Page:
Made using an MDF mold this detail model aimed to demonstrate the window detail Becky was focussing on at her site. The mold proved to be the most time consuming aspect of the model but turned out successfully. It is always worth spending longer on mold design to ensure a good cast.
The mold was made using MDF which can absorb moisture from the plaster mix and therefore needs to be well sealed before pouring. Becky used Vaselene to act as barrier and release agent for the cast.
The internal void was made by using blue foam to allow for contracting of the cast as it cured and then be removed. This too was well coated in Vaselene to aid removal.
Once cured the MDF was unscrewed and removed before cutting out the internal blue foam. Additional window details were added using initially laser cut and then modified components.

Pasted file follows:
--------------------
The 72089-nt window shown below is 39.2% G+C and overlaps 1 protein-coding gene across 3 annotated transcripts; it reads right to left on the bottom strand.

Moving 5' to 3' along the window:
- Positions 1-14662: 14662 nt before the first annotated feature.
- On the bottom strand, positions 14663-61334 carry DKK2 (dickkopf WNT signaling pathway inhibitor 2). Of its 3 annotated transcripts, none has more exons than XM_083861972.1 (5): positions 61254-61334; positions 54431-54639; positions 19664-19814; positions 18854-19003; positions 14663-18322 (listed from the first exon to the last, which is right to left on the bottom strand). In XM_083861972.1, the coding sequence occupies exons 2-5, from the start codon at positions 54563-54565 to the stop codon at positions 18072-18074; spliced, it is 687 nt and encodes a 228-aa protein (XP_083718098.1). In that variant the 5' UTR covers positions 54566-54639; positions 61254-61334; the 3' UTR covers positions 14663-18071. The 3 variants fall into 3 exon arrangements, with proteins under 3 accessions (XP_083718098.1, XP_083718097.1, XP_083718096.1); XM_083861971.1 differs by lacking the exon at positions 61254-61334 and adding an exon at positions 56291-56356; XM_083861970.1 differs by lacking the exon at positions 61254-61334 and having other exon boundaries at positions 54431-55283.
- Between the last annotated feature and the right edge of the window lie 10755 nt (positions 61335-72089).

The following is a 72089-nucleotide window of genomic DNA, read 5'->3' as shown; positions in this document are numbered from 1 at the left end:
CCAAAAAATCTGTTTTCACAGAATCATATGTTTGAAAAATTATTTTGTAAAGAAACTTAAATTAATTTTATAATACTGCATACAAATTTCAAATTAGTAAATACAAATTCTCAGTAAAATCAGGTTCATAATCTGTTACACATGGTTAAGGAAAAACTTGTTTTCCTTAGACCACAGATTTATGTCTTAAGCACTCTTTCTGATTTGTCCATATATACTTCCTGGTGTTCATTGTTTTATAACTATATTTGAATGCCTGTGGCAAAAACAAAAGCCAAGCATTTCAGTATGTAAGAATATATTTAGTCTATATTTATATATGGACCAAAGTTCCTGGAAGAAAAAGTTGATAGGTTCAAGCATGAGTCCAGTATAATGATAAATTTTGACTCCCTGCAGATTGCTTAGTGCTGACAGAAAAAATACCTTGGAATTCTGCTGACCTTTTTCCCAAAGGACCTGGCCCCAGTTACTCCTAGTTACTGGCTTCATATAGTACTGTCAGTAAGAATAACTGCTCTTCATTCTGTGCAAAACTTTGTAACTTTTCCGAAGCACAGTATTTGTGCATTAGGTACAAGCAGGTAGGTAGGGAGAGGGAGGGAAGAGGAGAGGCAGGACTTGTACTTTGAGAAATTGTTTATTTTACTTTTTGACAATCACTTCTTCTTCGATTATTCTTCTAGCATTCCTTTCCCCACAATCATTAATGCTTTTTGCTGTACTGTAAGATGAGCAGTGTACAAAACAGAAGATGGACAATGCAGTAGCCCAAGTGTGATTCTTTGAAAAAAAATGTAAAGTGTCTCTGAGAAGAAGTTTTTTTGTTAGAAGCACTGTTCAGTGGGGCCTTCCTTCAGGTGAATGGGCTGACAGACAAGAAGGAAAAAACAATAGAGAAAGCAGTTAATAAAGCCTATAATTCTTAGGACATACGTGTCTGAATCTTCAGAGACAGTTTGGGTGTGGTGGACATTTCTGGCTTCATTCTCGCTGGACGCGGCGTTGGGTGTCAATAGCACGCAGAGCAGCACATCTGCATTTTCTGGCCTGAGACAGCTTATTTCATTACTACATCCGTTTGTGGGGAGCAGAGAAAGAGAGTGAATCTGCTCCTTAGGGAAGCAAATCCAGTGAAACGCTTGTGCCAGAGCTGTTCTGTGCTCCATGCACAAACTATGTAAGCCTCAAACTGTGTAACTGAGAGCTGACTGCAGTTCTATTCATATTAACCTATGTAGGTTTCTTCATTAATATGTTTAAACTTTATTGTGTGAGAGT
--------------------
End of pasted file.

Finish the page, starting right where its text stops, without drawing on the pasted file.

Lauren and Becky decided to create their site master plan using 3D powder printed components on a laser cut plywood base. The completed model looks great and shows in detail all the shapes that make up the exiting structures their chosen site.
For those eager to try 3D printing it may be worth noting that this is a fairly unorthodox approach to making a site model due to the cost implications. This batch of printing came to a total cost of £116. When combined with other material and machine use time the total cost of the model came to around £150. This is minimal compared to commercial model costs but cheaper approaches can be carried out if cost is a concern.Despite these cost implications, the outcome is very successful and clearly conveys the level of detail sought for the project. The use of timber against black acrylic to represent waterways is a style often used by David Chipperfield Architects Models.